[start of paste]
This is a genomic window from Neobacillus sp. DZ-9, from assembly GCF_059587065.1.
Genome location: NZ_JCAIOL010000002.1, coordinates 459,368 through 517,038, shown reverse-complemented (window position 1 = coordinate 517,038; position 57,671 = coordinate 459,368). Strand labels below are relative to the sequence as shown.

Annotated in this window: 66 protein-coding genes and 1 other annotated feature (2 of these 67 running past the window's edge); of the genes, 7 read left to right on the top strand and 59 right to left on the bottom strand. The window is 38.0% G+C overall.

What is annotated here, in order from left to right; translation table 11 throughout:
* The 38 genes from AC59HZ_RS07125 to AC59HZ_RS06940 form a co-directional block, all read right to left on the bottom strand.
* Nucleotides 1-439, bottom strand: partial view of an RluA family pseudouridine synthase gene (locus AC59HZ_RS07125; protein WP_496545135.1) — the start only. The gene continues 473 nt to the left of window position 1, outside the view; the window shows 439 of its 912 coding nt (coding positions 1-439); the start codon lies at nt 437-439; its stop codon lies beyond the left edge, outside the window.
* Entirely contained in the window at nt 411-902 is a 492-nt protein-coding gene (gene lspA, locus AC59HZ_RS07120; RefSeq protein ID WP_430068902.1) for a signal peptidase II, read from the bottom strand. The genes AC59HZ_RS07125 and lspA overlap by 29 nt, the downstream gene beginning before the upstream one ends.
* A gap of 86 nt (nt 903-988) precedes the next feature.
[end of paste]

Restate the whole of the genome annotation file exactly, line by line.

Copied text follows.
This is a genomic window from Neobacillus sp. DZ-9, from assembly GCF_059587065.1.
Genome location: NZ_JCAIOL010000002.1, coordinates 459,368 through 517,038, shown reverse-complemented (window position 1 = coordinate 517,038; position 57,671 = coordinate 459,368). Strand labels below are relative to the sequence as shown.

Annotated in this window: 66 protein-coding genes and 1 other annotated feature (2 of these 67 running past the window's edge); of the genes, 7 read left to right on the top strand and 59 right to left on the bottom strand. The window is 38.0% G+C overall.

What is annotated here, in order from left to right; translation table 11 throughout:
* The 38 genes from AC59HZ_RS07125 to AC59HZ_RS06940 form a co-directional block, all read right to left on the bottom strand.
* Nucleotides 1-439, bottom strand: partial view of an RluA family pseudouridine synthase gene (locus AC59HZ_RS07125; protein WP_496545135.1) — the start only. The gene continues 473 nt to the left of window position 1, outside the view; the window shows 439 of its 912 coding nt (coding positions 1-439); the start codon lies at nt 437-439; its stop codon lies beyond the left edge, outside the window.
* Entirely contained in the window at nt 411-902 is a 492-nt protein-coding gene (gene lspA, locus AC59HZ_RS07120; RefSeq protein ID WP_430068902.1) for a signal peptidase II, read from the bottom strand. The genes AC59HZ_RS07125 and lspA overlap by 29 nt, the downstream gene beginning before the upstream one ends.
* A gap of 86 nt (nt 903-988) precedes the next feature.